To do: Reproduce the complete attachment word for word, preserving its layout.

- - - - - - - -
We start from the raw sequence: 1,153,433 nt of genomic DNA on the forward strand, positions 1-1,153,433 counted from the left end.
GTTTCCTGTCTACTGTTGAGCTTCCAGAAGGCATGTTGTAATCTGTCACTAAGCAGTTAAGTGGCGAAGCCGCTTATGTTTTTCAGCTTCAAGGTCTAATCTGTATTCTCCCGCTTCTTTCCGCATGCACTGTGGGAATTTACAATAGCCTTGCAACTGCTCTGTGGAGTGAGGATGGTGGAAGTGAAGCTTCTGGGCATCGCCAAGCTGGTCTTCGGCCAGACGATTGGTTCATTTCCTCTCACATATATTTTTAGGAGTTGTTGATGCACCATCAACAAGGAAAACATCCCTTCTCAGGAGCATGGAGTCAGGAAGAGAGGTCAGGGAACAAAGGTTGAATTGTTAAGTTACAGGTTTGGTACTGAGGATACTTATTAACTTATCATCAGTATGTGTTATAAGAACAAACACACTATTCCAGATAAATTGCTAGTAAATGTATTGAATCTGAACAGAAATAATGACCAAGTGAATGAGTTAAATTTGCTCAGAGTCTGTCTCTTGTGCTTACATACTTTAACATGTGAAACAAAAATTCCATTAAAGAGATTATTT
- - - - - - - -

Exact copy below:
We start from the raw sequence: 1,153,433 nt of genomic DNA on the forward strand, positions 1-1,153,433 counted from the left end.
GTTTCCTGTCTACTGTTGAGCTTCCAGAAGGCATGTTGTAATCTGTCACTAAGCAGTTAAGTGGCGAAGCCGCTTATGTTTTTCAGCTTCAAGGTCTAATCTGTATTCTCCCGCTTCTTTCCGCATGCACTGTGGGAATTTACAATAGCCTTGCAACTGCTCTGTGGAGTGAGGATGGTGGAAGTGAAGCTTCTGGGCATCGCCAAGCTGGTCTTCGGCCAGACGATTGGTTCATTTCCTCTCACATATATTTTTAGGAGTTGTTGATGCACCATCAACAAGGAAAACATCCCTTCTCAGGAGCATGGAGTCAGGAAGAGAGGTCAGGGAACAAAGGTTGAATTGTTAAGTTACAGGTTTGGTACTGAGGATACTTATTAACTTATCATCAGTATGTGTTATAAGAACAAACACACTATTCCAGATAAATTGCTAGTAAATGTATTGAATCTGAACAGAAATAATGACCAAGTGAATGAGTTAAATTTGCTCAGAGTCTGTCTCTTGTGCTTACATACTTTAACATGTGAAACAAAAATTCCATTAAAGAGATTATTT